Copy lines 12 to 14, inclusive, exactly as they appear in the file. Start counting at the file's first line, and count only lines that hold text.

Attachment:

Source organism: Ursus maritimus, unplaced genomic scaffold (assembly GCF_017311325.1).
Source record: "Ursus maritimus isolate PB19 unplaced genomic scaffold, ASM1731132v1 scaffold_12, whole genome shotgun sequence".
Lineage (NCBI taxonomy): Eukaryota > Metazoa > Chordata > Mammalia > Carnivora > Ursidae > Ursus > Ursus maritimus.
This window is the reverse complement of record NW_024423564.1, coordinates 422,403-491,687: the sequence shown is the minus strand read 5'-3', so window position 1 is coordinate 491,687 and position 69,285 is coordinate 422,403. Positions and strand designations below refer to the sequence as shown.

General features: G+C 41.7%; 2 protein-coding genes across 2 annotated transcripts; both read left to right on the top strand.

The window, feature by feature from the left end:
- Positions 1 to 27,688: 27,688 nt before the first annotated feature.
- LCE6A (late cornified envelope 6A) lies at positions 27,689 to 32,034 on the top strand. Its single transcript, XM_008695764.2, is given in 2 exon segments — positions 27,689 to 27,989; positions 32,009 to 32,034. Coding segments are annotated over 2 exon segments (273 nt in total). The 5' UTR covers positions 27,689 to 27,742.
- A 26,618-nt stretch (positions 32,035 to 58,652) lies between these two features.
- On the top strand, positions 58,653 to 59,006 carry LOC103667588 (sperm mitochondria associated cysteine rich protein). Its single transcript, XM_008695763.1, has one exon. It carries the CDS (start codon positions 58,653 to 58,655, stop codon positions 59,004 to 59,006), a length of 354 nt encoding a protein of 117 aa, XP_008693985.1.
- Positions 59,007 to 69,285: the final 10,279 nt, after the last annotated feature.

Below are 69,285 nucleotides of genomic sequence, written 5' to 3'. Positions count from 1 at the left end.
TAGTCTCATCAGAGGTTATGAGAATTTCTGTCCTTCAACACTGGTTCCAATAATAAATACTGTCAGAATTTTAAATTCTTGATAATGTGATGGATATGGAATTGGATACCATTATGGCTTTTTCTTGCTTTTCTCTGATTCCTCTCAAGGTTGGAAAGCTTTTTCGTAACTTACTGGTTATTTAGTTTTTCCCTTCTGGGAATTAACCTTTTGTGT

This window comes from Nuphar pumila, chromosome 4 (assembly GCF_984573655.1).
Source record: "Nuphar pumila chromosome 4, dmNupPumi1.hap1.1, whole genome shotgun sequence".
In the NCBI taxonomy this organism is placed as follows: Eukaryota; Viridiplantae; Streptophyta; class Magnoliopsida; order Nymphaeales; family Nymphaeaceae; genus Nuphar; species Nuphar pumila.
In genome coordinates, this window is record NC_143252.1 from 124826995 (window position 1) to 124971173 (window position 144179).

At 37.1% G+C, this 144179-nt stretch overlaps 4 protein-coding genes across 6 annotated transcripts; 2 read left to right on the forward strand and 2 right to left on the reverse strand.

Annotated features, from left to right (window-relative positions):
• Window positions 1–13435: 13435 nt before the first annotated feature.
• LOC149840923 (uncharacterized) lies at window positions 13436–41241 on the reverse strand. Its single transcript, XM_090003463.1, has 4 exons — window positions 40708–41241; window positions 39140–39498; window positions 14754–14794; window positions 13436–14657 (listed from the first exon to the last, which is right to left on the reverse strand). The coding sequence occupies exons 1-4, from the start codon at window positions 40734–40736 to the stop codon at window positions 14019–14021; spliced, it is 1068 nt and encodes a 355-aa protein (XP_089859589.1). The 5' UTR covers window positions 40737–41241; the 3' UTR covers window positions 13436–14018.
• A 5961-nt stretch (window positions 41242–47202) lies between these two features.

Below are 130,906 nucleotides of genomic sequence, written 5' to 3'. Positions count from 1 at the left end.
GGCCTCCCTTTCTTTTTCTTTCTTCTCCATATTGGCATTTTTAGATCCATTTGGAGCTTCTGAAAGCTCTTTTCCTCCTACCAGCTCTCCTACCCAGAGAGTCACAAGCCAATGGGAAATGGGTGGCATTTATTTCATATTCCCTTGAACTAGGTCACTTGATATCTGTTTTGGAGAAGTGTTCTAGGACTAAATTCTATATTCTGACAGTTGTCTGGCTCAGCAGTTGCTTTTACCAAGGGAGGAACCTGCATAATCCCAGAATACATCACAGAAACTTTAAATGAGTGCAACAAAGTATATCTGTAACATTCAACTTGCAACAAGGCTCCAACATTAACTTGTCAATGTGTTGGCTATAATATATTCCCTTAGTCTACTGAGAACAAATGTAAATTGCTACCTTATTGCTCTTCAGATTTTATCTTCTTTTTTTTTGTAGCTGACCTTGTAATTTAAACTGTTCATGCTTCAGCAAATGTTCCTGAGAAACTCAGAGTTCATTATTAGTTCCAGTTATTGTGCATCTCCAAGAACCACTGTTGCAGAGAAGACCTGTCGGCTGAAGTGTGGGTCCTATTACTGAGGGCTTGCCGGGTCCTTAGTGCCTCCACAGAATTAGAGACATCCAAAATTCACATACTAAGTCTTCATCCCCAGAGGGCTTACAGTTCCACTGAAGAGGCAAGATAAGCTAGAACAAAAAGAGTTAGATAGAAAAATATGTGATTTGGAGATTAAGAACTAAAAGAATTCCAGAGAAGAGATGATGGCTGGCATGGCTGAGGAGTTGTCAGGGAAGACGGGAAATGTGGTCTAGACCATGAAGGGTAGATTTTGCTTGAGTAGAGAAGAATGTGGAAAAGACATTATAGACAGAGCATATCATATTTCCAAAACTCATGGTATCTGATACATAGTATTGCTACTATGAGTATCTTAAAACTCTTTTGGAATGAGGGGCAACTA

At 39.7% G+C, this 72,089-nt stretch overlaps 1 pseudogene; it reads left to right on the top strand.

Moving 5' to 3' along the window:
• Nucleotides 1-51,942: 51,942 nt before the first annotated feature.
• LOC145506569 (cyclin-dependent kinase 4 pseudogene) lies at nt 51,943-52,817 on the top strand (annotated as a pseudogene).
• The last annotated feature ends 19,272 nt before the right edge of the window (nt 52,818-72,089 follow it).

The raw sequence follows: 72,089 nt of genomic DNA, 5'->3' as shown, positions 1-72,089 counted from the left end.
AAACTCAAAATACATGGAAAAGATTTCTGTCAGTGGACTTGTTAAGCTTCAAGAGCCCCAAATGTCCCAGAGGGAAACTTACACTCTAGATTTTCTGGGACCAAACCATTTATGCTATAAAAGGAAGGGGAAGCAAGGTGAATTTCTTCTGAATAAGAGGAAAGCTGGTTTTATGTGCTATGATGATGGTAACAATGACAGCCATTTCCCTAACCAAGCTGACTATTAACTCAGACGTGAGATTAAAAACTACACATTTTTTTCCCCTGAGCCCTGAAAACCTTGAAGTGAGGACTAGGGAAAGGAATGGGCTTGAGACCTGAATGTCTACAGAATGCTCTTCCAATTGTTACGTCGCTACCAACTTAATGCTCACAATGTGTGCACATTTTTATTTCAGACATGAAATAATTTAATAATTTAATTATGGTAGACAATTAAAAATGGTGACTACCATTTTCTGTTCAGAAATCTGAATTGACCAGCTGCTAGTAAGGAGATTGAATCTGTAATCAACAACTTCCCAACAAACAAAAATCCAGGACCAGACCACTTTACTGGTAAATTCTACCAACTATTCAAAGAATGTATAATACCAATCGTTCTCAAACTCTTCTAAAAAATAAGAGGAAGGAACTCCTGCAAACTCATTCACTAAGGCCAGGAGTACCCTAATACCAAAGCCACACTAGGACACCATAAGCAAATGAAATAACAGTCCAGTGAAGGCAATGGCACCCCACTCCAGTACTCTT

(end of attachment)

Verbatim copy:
Below are 69,285 nucleotides of genomic sequence, written 5' to 3'. Positions count from 1 at the left end.
TAGTCTCATCAGAGGTTATGAGAATTTCTGTCCTTCAACACTGGTTCCAATAATAAATACTGTCAGAATTTTAAATTCTTGATAATGTGATGGATATGGAATTGGATACCATTATGGCTTTTTCTTGCTTTTCTCTGATTCCTCTCAAGGTTGGAAAGCTTTTTCGTAACTTACTGGTTATTTAGTTTTTCCCTTCTGGGAATTAACCTTTTGTGT

This window comes from Nuphar pumila, chromosome 4 (assembly GCF_984573655.1).